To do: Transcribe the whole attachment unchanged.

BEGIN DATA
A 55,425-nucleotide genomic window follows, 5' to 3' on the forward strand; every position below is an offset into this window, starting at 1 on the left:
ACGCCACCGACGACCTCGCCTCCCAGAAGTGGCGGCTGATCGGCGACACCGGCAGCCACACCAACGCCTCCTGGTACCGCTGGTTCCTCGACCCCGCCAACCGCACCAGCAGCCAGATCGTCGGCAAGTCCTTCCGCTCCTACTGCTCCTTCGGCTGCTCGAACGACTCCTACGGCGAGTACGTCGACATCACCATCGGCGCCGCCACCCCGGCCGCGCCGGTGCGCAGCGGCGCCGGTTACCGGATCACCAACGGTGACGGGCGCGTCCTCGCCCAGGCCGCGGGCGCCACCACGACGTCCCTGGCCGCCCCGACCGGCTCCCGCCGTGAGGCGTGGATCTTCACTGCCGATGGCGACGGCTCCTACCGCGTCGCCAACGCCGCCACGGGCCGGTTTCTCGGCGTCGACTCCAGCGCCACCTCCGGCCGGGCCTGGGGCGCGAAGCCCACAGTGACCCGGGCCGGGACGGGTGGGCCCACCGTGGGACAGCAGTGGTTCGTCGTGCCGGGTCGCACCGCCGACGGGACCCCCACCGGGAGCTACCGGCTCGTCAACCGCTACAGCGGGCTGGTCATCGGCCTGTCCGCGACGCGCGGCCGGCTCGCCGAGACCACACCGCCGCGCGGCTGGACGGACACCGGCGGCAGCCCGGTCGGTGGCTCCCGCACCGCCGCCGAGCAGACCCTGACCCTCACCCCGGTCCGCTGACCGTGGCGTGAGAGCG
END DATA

A 55,425-nucleotide genomic window follows, 5' to 3' on the forward strand; every position below is an offset into this window, starting at 1 on the left:
ACGCCACCGACGACCTCGCCTCCCAGAAGTGGCGGCTGATCGGCGACACCGGCAGCCACACCAACGCCTCCTGGTACCGCTGGTTCCTCGACCCCGCCAACCGCACCAGCAGCCAGATCGTCGGCAAGTCCTTCCGCTCCTACTGCTCCTTCGGCTGCTCGAACGACTCCTACGGCGAGTACGTCGACATCACCATCGGCGCCGCCACCCCGGCCGCGCCGGTGCGCAGCGGCGCCGGTTACCGGATCACCAACGGTGACGGGCGCGTCCTCGCCCAGGCCGCGGGCGCCACCACGACGTCCCTGGCCGCCCCGACCGGCTCCCGCCGTGAGGCGTGGATCTTCACTGCCGATGGCGACGGCTCCTACCGCGTCGCCAACGCCGCCACGGGCCGGTTTCTCGGCGTCGACTCCAGCGCCACCTCCGGCCGGGCCTGGGGCGCGAAGCCCACAGTGACCCGGGCCGGGACGGGTGGGCCCACCGTGGGACAGCAGTGGTTCGTCGTGCCGGGTCGCACCGCCGACGGGACCCCCACCGGGAGCTACCGGCTCGTCAACCGCTACAGCGGGCTGGTCATCGGCCTGTCCGCGACGCGCGGCCGGCTCGCCGAGACCACACCGCCGCGCGGCTGGACGGACACCGGCGGCAGCCCGGTCGGTGGCTCCCGCACCGCCGCCGAGCAGACCCTGACCCTCACCCCGGTCCGCTGACCGTGGCGTGAGAGCG